Vegetable Oil Based Printing Inks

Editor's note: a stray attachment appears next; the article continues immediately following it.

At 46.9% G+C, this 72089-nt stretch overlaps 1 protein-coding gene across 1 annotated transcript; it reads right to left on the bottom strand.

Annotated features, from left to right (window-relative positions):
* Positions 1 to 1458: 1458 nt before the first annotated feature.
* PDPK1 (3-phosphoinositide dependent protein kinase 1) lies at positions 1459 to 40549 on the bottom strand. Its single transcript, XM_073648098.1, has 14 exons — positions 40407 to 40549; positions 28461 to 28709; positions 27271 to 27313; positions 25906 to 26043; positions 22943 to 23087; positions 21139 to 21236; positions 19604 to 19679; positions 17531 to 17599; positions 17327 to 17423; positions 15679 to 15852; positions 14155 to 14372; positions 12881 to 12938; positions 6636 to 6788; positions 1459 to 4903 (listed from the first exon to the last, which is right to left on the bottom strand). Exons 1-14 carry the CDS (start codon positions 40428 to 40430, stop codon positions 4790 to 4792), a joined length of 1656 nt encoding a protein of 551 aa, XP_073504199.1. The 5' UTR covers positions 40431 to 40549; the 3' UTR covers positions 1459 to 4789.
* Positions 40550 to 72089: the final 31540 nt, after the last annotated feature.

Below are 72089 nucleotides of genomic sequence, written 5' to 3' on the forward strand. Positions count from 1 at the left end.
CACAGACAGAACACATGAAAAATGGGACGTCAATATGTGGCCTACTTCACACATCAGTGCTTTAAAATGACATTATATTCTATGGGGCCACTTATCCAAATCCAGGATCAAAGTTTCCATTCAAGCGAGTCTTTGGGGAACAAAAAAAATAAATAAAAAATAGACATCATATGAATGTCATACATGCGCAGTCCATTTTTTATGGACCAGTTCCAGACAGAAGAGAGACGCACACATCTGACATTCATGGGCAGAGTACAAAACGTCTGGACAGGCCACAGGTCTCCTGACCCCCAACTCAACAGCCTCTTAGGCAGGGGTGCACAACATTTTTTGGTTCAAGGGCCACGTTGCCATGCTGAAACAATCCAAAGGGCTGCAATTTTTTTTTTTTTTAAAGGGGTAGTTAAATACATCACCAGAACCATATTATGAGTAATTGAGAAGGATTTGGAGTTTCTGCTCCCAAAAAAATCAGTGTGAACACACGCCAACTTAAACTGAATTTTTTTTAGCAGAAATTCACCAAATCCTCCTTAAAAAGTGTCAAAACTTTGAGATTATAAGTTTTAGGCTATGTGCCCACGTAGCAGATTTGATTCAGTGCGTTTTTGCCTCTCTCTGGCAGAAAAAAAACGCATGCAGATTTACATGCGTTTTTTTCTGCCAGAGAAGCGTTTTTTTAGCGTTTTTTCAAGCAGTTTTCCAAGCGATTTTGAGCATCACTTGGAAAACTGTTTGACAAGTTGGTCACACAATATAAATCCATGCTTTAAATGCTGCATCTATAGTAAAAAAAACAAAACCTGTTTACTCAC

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  Vegetable Oil Based Printing Inks S.Z. Erhan , M.O. Bagby and H.W. Cunningham 1 Oil Chemical Research, National Center for Agricultural Utilization Research, Agricultural Research Center, U.S. Department of Agriculture 2, Peoria, IL 61604 251 Nearly 75 black and 25 colored inks consisting of 100 vegetable oil-based vehicles were formulated. The physical properties of these inks met or exceeded the industry stan- dards for lithographic and letterpress newsprint appfica- tious. In addition, elimination of petroleum-based resin and reduced pigment usage, due to the fight vehicle color, pro- vided a competitively priced alternative to petroleum- based inks. KEY WORDS: Letterpress, ithography, news nk, pigments, print den- sity, rub-off, ack, vegetable oil, vehicle, viscosity. In the printing industry, the processes in current use are lithography (52%), gravure (18%), flexography (19%), lette~ press (5%) and screen printing and other miscellaneous pr~ cesses (6%) (Bassemir, R.W., private communication). Lithography and letterpress processes require paste inks. Printing inks that are conventionally used in these applica- tions are multi-component systems comprising a pigment, a hydrocarbon andbr alkyd resin, a hydrocarbon solvent and optional additives. For example, a typical petroleum-based, black lithc~news ink would be comprised of 15-20% carbon black as the pigment, 15-25% hydrocarbon or alkyd resin and 50-70% mineral oil solvent. Nearly 500 million pounds of ink for these applications are produced domestically each year (1). his volume of production represents substantial consumption of a petroleum-based fractiorL The petroleum oil shortage in the 1970's stimulated research on vegetable oil-based inks that do not require petroleum products. Inks containing vegetable otis have been formulated for various specialized applications (2-5). In the early 1980's, the American Newspaper Publishers Association (ANPA) developed a series of ink formulations comprising a blend of gilsonite and tall oil fatty acids together with carbon black pigment {6-8). he cost and availability f tall il and the difficulty of equipment clean-up caused by the gilsc~ nite has limited the acceptance of these inks by the in- dustry. A later approach by ANPA to produce a vegetable oil-based ink vehicle resulted in a lithographic news ink com- prising alkali-refined oybean oil, hydrocarbon resin and carbon black pigment (9). his black ink prints as well as the mineral off-based commercial inks, but it costs 30-50% more The color inks, formulated similarly, print well but they cost about 5% more than the petroleum-based com- mercial ~ Both the black and color inks contain 20-25% hydrocarbon resi~ Thus, the industry has continued to seek vegetable oil-based nonpetroleum ink. We describe here soy and other vegetable oil ink formulations that meet or ex- ceed industry standards in regard to rul>off resistanc~ viscosity and tackiness and are cost competitive with petrc~ leum-based inks. IPresent address: ANPA, The Newspaper Center, 11600 Sunrise Valley Drive, Reston, VA 22091. 2The mention of firm names or trade products does not imply that th y are endorsed or recommended by the U.S. Department of Agri- culture over other firms or similar roducts not mentioned. EXPERIMENTAL PROCEDURES Materials Carbon black (Elftex 8) was obtained from Cabot Co. (Boston, MA). Sunbrite Yellow AAA (Sun 273-3556), Lithol Red (Sun 210-4200), Lithol Rubine (Sun 219-0688) and Blue 15 (Sun 249-2083) were purchased from Sun Chemical Co. (Cincinnati, OH). Butylated hy- droxytoluene (BHT) was provided by Eastman Chemical Co. (Kingsport, TN). Bentone 128 was provided by NL Chemical, Inc. (Hightstown, NJ). Hydrite R was obtain- ed from Georgia Kaolin Company, Inc (Union, NJ). Vegetable oil-based vehicles were prepared by heat poly- merization of the oils (10). Black printing inks were for- mulated from these vehicles by heating the vehicle to 65-70°C and then blending with 1.0 butylated hydrox- ytoluene (BHT) and 6-20 carbon black (Elftex 8). The elevated temperature was needed to dissolve the BHT. The pigment was dispersed with a Shar High Speed Disperser, Model D-10P (Shar Ina, Fort Wayne, IN), operated at 2500-3000 rpm over a period of 5-7 hr. Color pigments, vehicles and additives were premixed with a Shar High Speed Disperser, Model D-10P, at 2500 rpm for 20-30 rain. Dispersions of the pigments were com- pleted in an Eiger Mini Mill (Eiger Machinery Inc, Bensenville, IL), loaded with 2-mm chrome steel balls, and operated at 3500 rpm for 10 min. Proper dispersion and milling were assured by checking each formulation with a NPIRI Production Grindometer (Precision Gage and Tool Company, Dayton, OH) by following ASTM 1316-87. Yellow inks were formulated with vehicles of various viscosities and yellow pigment. In some examples, a thick- ening agent (Bentone 128) was added in an amount of 0.5-2.0 as an optional agent to adjust the viscosity. Red inks were prepared by using magenta pigment with the same procedure as for the yellow inks. Blue inks were for- mulated as above with cyan pigment. In some examples, 2.0-5.0 thickening agent (Bentone 128) was added to ad- just the viscosity, and up to 20 Hydrite R was employed as an optical brightener. Viscosities of the inks were measured with a Laray Fall- ing Rod Viscometer, Model MV.01 (Testing Machines Ina, Amityville, NY). The apparent viscosity at 2500 S -1 was calculated by the Power Log method of ASTM D4040-81. The tack values of the inks were measured with an Elec- tronic Inkometer, Model 101 (Thwing-Albert Instrument Company, Philadelphia, PA). The ASTM D4361-84 meth- od was used to obtain the apparent tack values at 1200 rpm and 90.0 +-- .1°E Tack values were reported at i rain. A commercial Hamilton Beach mixer was used for the water tolerance test. Ink {50 g) was mixed with 50 g deion- ized water at 90.0 rpm, for exactly 5 rain. Water up-take of 10-18 gis an acceptable range for lithographic inks (11). A Little Joe Offset Proof Press (Little Joe Color Swat- cher, Somerville, NJ), Model HD, was used to obtain let- terpress prints. To get the proper film thickness of ink, 0.6 cc of ink (3 notches on an IPI Volumeter) was used to roll up an i~leing area of 108 square inches. A Quick Peek color proofing kit (Thwing-Albert Instrument Com- pany) was used to evaluate matching of color inks. Ab- JAOCS, VoI. 69, no. 3 March 1992)  252 S.Z. ERHAN ET AL TABLE 1 Ink Formulations with Soybean Oil Experiment Vehicle Pigment Ink tack Ink viscosity number viscosity a ( w/w) b (g-m) c (poises) d 1 e G-H 19.8 2.3-2.4 7.33 2 I-J 19.8 2.8-2.9 10.08 M-N 19.8 -- -- 4 M-N 15.0 2.8 7.40 5 M-N 12.0 2.7-2.8 6.30 6 M-N 10.0 2.5 5.26 7 T-U 19.8 4.1-4.2 16.58 8 T-U 12.0 3.4-3.5 10.36 9 T-U 10.0 2.9-3.0 7.27 10 T-U 8.0 2.9 7.06 11 T-U 6.0 2.9 6.88 12 U-V 19.8 4.5-4.6 19.04 13 U-V 9.0 3.4 11.23 14 U-V 6.0 3.0 9.79 15 V 19.8 5.0 23.38 16 V 18.0 4.8-4.9 23.71 17 V 17.0 4.6 20.95 18 V 15.0 4.2 15.55 19 V 10.0 3.5 12.37 20 V 8.0 3.5 11.77 21 W 19.8 5.3-5.4 27.65 22 W 15.0 4.7 19.46 23 W-X 19.8 6.7 33.78 24 W-X 15.0 5.4 23.38 25 W-X 12.0 4.6-4.7 18.80 26 W-X 11.0 4.3-4.4 18.37 27 W-X 10.0 3.9-4.0 14.56 28 X-Y 19.8 7.0-7.1 41.30 29 X-Y 12.0 5.2-5.3 24.85 30 X-Y 10.0 4.8-4.9 22.48 31 X-Y 8.0 4.6-4.7 21.10 32f W-X 12.0 4.5 19.56 33 X-Y 10.0 5.0 25.01 34g U-V 12.0 4.2 24.28 35 W-X 12.0 4.9 19.96 36 h M-N 19.8 3.1-3.2 12.24 37 M-N 19.8 2.7-2.8 13.14 38 M-N 19.8 3.0 14.09 39 M-N 19.8 -- 46.17 40 W-X 12.0 4.5 22.06 41 W-X 12.0 -- -- 42 M-N 12.0 2.6 6.22 43 T-U 10.0 2.9 7.44 44 W-X 12.0 4.5 20.38 45 W-X 10.0 3.9-4.0 16.60 46 X-Y 12.0 5.2-5.3 24.14 47 X-Y 10.0 4.9 21.47 ANP.A soy M-N 19.8 3.6 16.45 ink 1 z ANP.A soy M-N 12.5 2.6-2.7 6.10 ink 2/ aGardner-Holdt Viscosity Scale. bCarbon black (Elftex 8). CMeasured by Electronic Inkometer. dMeasured by Laray Falling Rod Viscometer. eVehicles in experiment 1 to 32 were prepared by Procedure 1 (ref. 10). fVehicles in experiment 32 and 33 were prepared by Procedure 2 (ref. 10). gVehicles in experiment 34 and 35 were prepared by Procedure 4 (ref. 10). hVehicles in experiment 36 to 42 were prepared by Procedure 5 (ref. 10). /Vehicles in experiment 42 and up were prepared by Procedure 3 (ref. 10). JReference 6. JAOCS, Vol. 69, no. 3 March 1992)  LITHOGRAPHIC AND LETTERPRESS INK FORMULATIONS TABLE Ink Formulations with Vegetable Oil Oil used Vehicle Pigmen t Ink tack Ink viscosity in vehicles viscosity a ( w/w) U (g-m) e (poises) ~ Cottonseed e W 15.0 4.7 21.22 Cottonseed e W-X 12.0 4.6-4.7 23.95 Cottonseed e X-Y 10.0 4.9 22.43 Cottonseed X-Y 10.0 4.7-4.8 25.72 Cottonseedg W-X 12.0 4.7 19.72 Canola e W 15.0 4.7-4.8 20.39 Canola e W-X 12.0 4.5-4.6 19.30 Canola e X-Y 10.0 4.9 20.77 Canolaf W-X 12.0 4.5-4.6 19.32 Canolag W-X 12.0 4.7 21.53 Safflower e W 15.0 4.9 20.77 Safflower e W-X 12.0 4.5-4.6 19.70 Safflower e X-Y 10.0 4.9-5.0 24.67 SafflowerJ W 15.0 4.9 20.15 Safflowerg W-X 12.0 4.5 19.11 Sunflower e W 15.0 4.9-5.0 23.13 Sunflower e W-X 12.0 4.5-4.6 18.43 Sunflower e X-Y 10.0 5.0 23.93 Sunflowerf W 15 0 4.7 -4.8 20.52 Sunflowerf W-X 12.0 4.5 18.72 Sunflowerg W-X 12.0 4.5-4.6 20.68 aGardner~Holdt Viscosity Scale. bCarbon black (Elftex 8). CMeasured by Electronic Inkometer. dMeasured by Laray Falling Rod Viscometer. eVehicles were prepared by Procedure 1 (ref. 10). fVehicles were prepared by Procedure 2 (ref. 10). gVehicles were prepared by Procedure 3 (ref. 10). 53 solute print densities were measured with an X-Rite 428 Computerized Color Reflection Densitometer (X-Rit~ In- corporated, Grandville, MI). Several formulations, con- sidered to be candidates for offset lithography, were scal- ed up and evaluated on ANPA's commercial/pilot offset web press. Rub-off resistance of these prints were evaluated by the ANPA-NAPIM Rub-off Standard Test Procedure. The amount of rub-off is reported as the percent blackness of a stain that results by pulling a tissue weighted with a 1 psi pressure over the surface of a printed sheet. Blackness densities were measured with an Applied Col- or Science Spectrometer, Model 1101 (Applied Color, Princeton, NJ) and calculated from the following:. % R (tissue) --% R (rub stain) % Blackness = X 100 % R (tissue) where % R is percent reflection at 560 nm. The percent improvement determines the rate of pigment fixation on the newsprint by either penetration into the sheet or resin hardening. Blackness of less than 6% after 2 hr is con- sidered characteristic of an ink with good rub-off resistance RESULTS AND DISCUSSION We have succeeded in formulating vegetable oil-based printing inks and have completely eliminated petroleum- based resins. Consequently, these ink formulations cost even less than petroleum oil-based ink formulations. A broad range of viscosity and tack values are possible Thus, formulations can be prepared that are suitable for both lithographic and letterpress applications. In this study, inks are prepared from the vegetable oãbased vehicles (10) by formulation with pigment and miscellane~ ous additives as required for the prospective application. These vegetable oil vehicles are compatible with the pigments for producing the four colors commonly used in the newspaper printing industry, ~g., black, cyan (blue), magenta (red) and yellow. The pigment is blended into the vehicle until a uniform dispersion is obtained. Additives that may be formulated into the inks include driers, lubricants, antioxidants and the like. The thickening ef- fect of the pigment on the base vehicle was considered in preselecting a vehicle viscosity. Formulated inks also were evaluated for rub-off resistance. Rub-off is defined as the unwanted transfer of ink from the printed page to another surface The acceptable water take-up for lithographic ink performance also was tested. Properties of inks formulated with soybean oil are sum- JAOCS, Vol. 69, no. 3 (March 1992)  254 S.Z. ERHAN ET AL TABLE 3 Ink Rub off Resistance Evaluation Rub-off values as percent Experiment blackness Improvement number Initial After 2 hr ( ) 7 10.6 6.5 39 15 8.4 5.2 38 17 7.3 7.0 5 22 7.4 7.0 5 23 6.3 10.4 -65 24 8.2 6.6 20 25 6.0 5.5 8 26 7.4 5.8 22 27 5.7 7.4 -37 29 8.6 5.9 31 30 8.4 5.6 33 31 5.3 4.6 13 44 6.6 5.2 21 45 5.1 4.4 14 46 6.8 4.5 34 47 4.3 4.2 2 ANPA soy ink 1 a 14.-1 8.4 40 aReference 6. TABLE 4 Letterpress Inks with Soybean Oil Print density absolute) Experiment One impression b Two impressions b number print print 4 1.28 1.46 42 1.20 1.44 6 1.15 1.38 8 1.19 1.44 9 1.13 1.37 10 1.03 1.27 11 0.88 1.13 13 1.06 1.32 14 0.91 1.12 19 1.11 1.38 20 1.05 1.25 5 1.20 1.41 43 1.11 1.35 ANPA soy ink 2 c 1.21 1.41 aX-Rite 428 Computerized Color Reflection Densitometer was used to obtain absolute print density. bprints are obtained by Little Joe Offset Proof Press. CReference 6. marized in Table 1. Ink formulations with cottonseed, canola, safflower and sunflower oils are shown in Table 2. These inks are characterized by viscosities in the range of about 5-46 poises and by tack values of about 2-7 gram-meter (g-m). The typical viscosity for a black litho- graphic news ink is in the range of about 13-24 poises, and about 5-12 poises for a black letterpress new ink. Tack values for lithographic inks are about 3.5 to 4.8 g-m, and about 2.6 to 3.4 g-m for letterpress. Because of the vehi- cle system we use (10), it is fairly easy to tailor the viscosi- ty and tack values of the formulated inks. These inks, with a large range of viscosities and tack values, are suitable for both letterpress and lithographic applica- tions. In water tolerance tests, the above lithographic inks demonstrated an acceptable range of 20-30 water take- up, well within the acceptable range of 20-36 (11). Inks with these properties also were characterized by accept- able or superior rub-off values. Rub-off values as percent blackness are shown in Table 3. These 17 samples were chosen to cover a wide range of viscosity and tack pro- perties. The majority showed percent blackness of less than 6 after 2 hr, thus demonstrating good rub resis- tance. The percent improvement is less important than having the minimal percent blackness after 2 hr of prin- ting. Formulations 25 and 44 in Table 1 were tested for long-term stability, and they both performed exceptionally well. Long-term stability is the ability of an ink to main- JAOCS, Vol. 69, no. 3 March 1992)